posted on Aug, 28 2006 @ 06:52 AM
The hollow head thing was interesting. In the early 90's I went through a short training class (when Deming's 14 points were all the rave) and in
it had an exercise about breaking paradigms. A series of slides were shown with playing cards on them and we were to write down each card we saw.
The slides first flashed by quickly and then began to slow down, so we saw all the cards more than once, and for longer periods of time. There were
approximately 100-150 people in the class with me. It was not until the instructor asked "which card was not correct?" and then went back through
the slides that anyone noticed that the Queen of Spades was actually a black Queen of Hearts. Every single person in that class had written down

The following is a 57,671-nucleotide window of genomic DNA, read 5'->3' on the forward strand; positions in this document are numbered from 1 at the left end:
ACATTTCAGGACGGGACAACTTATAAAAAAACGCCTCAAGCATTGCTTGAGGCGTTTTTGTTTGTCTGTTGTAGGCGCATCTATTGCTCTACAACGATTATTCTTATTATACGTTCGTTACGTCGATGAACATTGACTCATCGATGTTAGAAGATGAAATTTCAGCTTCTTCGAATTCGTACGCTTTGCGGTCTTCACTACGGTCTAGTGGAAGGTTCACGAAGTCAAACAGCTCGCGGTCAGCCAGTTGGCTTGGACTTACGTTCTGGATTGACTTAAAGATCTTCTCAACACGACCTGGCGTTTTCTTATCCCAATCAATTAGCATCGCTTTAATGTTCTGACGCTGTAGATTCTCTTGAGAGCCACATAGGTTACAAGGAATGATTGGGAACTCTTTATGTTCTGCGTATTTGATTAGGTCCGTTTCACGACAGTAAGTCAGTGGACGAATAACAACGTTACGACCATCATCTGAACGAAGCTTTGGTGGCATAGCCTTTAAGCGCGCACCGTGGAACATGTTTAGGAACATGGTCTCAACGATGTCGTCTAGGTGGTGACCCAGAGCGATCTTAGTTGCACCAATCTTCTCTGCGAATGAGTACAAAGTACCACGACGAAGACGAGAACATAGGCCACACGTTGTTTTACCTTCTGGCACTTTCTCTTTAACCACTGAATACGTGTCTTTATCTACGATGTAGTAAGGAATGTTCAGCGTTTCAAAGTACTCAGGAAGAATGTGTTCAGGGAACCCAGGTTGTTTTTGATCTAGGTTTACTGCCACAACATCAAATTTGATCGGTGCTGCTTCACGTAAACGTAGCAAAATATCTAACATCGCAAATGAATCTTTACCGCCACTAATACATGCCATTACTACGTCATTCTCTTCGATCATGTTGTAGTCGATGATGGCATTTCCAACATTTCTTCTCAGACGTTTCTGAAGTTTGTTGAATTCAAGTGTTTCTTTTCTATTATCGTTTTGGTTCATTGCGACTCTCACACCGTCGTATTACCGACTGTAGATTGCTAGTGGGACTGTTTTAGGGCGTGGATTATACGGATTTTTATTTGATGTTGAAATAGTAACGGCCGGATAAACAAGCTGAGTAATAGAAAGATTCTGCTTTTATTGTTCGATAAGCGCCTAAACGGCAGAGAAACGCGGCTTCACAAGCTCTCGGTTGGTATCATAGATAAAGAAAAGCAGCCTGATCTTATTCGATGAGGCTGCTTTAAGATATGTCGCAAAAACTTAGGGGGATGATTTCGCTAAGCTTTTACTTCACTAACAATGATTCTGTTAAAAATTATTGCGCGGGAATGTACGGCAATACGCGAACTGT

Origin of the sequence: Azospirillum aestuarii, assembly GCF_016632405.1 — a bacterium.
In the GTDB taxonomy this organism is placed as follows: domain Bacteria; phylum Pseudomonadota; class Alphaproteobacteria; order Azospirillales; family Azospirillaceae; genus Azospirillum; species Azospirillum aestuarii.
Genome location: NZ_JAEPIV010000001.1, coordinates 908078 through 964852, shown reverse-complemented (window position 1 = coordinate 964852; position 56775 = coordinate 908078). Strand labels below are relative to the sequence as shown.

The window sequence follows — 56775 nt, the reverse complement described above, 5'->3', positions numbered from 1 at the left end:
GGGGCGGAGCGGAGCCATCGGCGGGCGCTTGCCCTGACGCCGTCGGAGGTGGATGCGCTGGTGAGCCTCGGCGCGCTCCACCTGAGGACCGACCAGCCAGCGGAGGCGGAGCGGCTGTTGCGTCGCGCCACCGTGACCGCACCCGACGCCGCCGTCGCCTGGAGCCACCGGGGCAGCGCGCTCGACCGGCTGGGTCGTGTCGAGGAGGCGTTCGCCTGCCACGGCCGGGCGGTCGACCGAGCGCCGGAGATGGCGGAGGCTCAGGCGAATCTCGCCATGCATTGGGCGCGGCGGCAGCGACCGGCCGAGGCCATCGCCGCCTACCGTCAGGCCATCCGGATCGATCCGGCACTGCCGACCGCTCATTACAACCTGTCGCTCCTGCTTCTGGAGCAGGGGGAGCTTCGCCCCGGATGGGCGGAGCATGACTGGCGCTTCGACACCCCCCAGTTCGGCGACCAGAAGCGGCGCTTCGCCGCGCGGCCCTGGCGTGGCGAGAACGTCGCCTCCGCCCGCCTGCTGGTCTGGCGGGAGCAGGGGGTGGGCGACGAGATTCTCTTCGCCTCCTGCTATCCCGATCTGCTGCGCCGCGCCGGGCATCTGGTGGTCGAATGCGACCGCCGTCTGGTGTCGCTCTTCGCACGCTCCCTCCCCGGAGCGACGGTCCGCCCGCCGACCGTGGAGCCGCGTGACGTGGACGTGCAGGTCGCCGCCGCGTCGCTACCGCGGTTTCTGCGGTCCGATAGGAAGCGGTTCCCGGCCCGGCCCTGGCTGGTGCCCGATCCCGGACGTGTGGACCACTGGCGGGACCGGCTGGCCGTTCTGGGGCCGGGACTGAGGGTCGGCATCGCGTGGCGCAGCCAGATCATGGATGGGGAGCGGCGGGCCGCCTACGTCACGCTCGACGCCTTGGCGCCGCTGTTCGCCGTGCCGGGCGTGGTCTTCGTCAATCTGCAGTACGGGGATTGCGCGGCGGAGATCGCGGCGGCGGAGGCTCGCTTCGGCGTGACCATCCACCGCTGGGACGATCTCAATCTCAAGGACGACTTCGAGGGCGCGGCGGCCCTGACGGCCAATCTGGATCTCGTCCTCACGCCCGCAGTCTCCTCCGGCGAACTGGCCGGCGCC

Queen of Spades, because there is no such thing as a black Queen of Hearts. The mind rejected data that violated a learned paradigm.
And the scary part about this human behavior is that you inherently can't tell when your mind is doing it. It's happening (as the man said in the
hollow head example) from the top down - subconsciously, involuntarily. I think that's why there are strength in numbers when looking and listening
to data - because just maybe you'll incorporate a viewpoint of some one who has a different set of paradigms, and therefore an entirely different
blindspot so that once the different viewpoints come together, they make a complete picture.